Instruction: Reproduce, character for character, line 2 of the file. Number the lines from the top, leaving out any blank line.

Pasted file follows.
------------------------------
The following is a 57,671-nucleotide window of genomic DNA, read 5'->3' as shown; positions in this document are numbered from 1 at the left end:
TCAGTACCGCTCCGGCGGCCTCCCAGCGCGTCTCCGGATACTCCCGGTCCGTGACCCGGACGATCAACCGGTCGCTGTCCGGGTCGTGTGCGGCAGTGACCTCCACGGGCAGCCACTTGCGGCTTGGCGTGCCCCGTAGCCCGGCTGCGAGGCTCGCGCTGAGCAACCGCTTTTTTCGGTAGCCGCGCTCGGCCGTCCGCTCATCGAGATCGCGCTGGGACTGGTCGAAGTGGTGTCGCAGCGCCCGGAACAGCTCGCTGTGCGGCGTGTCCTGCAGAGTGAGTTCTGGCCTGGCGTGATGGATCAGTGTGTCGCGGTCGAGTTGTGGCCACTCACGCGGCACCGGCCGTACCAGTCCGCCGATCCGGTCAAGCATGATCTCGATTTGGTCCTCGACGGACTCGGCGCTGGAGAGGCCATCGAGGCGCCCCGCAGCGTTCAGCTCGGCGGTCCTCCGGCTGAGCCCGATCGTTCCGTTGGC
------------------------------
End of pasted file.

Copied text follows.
TCAGTACCGCTCCGGCGGCCTCCCAGCGCGTCTCCGGATACTCCCGGTCCGTGACCCGGACGATCAACCGGTCGCTGTCCGGGTCGTGTGCGGCAGTGACCTCCACGGGCAGCCACTTGCGGCTTGGCGTGCCCCGTAGCCCGGCTGCGAGGCTCGCGCTGAGCAACCGCTTTTTTCGGTAGCCGCGCTCGGCCGTCCGCTCATCGAGATCGCGCTGGGACTGGTCGAAGTGGTGTCGCAGCGCCCGGAACAGCTCGCTGTGCGGCGTGTCCTGCAGAGTGAGTTCTGGCCTGGCGTGATGGATCAGTGTGTCGCGGTCGAGTTGTGGCCACTCACGCGGCACCGGCCGTACCAGTCCGCCGATCCGGTCAAGCATGATCTCGATTTGGTCCTCGACGGACTCGGCGCTGGAGAGGCCATCGAGGCGCCCCGCAGCGTTCAGCTCGGCGGTCCTCCGGCTGAGCCCGATCGTTCCGTTGGC